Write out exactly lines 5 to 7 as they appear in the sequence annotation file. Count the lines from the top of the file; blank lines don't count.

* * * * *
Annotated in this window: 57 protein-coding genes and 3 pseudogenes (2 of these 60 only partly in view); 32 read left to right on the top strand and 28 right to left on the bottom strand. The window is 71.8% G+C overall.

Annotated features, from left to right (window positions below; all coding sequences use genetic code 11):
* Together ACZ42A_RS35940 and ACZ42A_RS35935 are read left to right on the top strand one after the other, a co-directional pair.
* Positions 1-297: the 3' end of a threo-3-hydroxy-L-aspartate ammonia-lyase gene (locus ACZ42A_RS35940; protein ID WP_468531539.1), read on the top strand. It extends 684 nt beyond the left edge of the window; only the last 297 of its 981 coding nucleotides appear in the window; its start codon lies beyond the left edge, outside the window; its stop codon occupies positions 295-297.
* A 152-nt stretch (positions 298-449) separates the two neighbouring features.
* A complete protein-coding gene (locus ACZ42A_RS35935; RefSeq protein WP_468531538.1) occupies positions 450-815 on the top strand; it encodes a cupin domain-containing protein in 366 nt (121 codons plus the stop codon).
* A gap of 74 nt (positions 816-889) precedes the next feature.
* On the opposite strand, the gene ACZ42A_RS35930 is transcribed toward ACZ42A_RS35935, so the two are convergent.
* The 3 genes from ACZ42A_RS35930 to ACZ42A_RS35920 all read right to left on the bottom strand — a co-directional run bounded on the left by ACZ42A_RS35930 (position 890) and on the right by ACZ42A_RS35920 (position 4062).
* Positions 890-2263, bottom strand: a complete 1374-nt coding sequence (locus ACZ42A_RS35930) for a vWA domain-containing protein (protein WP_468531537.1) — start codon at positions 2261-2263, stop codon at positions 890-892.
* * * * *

* A 152-nt stretch (positions 298-449) separates the two neighbouring features.
* A complete protein-coding gene (locus ACZ42A_RS35935; RefSeq protein WP_468531538.1) occupies positions 450-815 on the top strand; it encodes a cupin domain-containing protein in 366 nt (121 codons plus the stop codon).
* A gap of 74 nt (positions 816-889) precedes the next feature.